As a general rule, most conventional hikers strive for a base weight of 20 to 30 lbs. This is a good base weight if you want a mix of comfort, affordability, and convenience in your gear. Once you start getting your base weight below about 20 lbs, you may find that you need to sacrifice some more luxurious pieces of gear from your packing list or that you need to invest quite a bit of money to get lighter equipment.
The key point here is that there’s no one “good base weight” that will work for everyone. If you want to thru-hike the Pacific Crest Trail (PCT) in record time, you might need an ultralight backpacking base weight of 5 to 10 lbs. But for casual backcountry getaways with your friends, a base weight of around 15 to 20 lbs is normally just fine.
How Heavy Should a Backpacking Pack Be?
There’s no such thing as an ideal backpacking pack weight as everyone’s hiking style is different.
Conventional backpackers normally end up with pack weights of around 30 to 40 lbs, but this depends quite a bit on the length and location of your trip. Meanwhile, lightweight backpackers often have pack weights of about 15 to 25 lbs while ultralight and super ultralight trekkers can have pack weights (including food and fuel) of less than 15 lbs.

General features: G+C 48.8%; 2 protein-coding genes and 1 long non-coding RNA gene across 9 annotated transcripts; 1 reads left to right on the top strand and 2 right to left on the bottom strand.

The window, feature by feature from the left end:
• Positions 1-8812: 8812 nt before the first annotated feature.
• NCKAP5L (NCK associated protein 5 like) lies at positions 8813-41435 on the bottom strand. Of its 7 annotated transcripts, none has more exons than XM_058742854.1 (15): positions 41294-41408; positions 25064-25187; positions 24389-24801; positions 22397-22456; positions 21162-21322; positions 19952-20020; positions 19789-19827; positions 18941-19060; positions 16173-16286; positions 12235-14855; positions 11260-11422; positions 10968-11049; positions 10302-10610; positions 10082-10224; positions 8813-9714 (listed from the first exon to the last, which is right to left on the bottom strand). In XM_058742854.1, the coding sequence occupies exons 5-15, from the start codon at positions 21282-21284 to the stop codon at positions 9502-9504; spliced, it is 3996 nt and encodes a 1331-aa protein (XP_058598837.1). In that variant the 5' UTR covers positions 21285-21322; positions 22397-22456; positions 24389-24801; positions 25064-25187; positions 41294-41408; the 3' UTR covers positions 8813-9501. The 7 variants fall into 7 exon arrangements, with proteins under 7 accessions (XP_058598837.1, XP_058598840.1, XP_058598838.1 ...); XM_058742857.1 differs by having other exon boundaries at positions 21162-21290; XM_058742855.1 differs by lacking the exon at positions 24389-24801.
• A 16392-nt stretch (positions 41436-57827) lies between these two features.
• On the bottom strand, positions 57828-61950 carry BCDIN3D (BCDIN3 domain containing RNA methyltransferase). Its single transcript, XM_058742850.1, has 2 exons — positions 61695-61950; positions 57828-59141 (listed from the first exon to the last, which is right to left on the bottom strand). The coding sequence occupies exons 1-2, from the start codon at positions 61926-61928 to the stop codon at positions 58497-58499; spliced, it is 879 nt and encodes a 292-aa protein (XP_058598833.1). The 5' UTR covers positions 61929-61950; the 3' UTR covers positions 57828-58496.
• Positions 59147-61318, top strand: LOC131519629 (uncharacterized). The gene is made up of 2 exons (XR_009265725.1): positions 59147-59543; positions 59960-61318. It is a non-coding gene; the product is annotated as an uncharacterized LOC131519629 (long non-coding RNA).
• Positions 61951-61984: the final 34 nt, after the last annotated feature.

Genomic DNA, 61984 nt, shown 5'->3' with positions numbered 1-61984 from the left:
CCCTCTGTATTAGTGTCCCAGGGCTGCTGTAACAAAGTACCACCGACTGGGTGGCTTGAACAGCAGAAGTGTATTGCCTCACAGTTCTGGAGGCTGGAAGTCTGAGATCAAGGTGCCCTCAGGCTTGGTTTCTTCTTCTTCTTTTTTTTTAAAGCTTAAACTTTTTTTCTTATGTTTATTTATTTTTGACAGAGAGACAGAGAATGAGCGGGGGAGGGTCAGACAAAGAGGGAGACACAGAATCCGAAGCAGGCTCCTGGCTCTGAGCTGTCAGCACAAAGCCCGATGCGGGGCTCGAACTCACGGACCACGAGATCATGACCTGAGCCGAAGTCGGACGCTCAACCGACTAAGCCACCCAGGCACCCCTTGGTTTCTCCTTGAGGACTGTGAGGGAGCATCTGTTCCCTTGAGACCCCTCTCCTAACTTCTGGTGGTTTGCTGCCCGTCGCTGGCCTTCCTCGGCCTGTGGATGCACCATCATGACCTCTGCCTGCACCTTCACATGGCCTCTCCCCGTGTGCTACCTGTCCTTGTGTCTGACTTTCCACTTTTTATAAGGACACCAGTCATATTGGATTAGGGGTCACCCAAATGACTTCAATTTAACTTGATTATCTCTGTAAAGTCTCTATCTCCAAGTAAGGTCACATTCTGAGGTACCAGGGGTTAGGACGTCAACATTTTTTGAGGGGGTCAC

Also read: Can You Backpack Without a Stove?
From an injury-prevention standpoint, it’s usually best to avoid carrying a pack that weighs more than about 20% of your body weight. If you weigh 150 lbs, you should generally try to keep your pack weight under about 30 lbs.
But everybody is different and, instead of striving for an arguably arbitrary pack weight, you should work to reduce your packing list so that you’re not carrying more than you’re comfortable with on the trail.
Backpacking Base Weights: Find What Works for You
If you spend enough time with avid backpackers, you’re bound to find yourself wrapped up in a discussion about pack base weights. However, while most people do well with a target base weight of between 15 and 20 lbs, these weights aren’t right for everyone.
For some people, getting their base weight down to 20 lbs is inaccessible financially or it’s just not practical from a comfort and convenience perspective. Alternatively, for many lightweight hikers, a base weight of 15 to 20 lbs is inconceivably heavy and a base of 10 lbs would be more appropriate.
So the point here is that you shouldn’t chase after some arbitrary ideal base weight if it’s not going to improve your overall hiking experience. The key is to determine what base weight works for your backpacking style so you can make the most of your time outside.
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David is an accomplished mountain endurance athlete who has completed over 25 ultra marathon races (follow on Strava). He is most proud of his finish at The Drift 100 – a high elevation, 100 mile winter foot race that zigzags along the Continental Divide in Wyoming. In the future he hopes to compete in the ITI 350 and ultimately the full 1,000 mile Iditarod Trail Invitational that follows the same path as the historic dog sled race.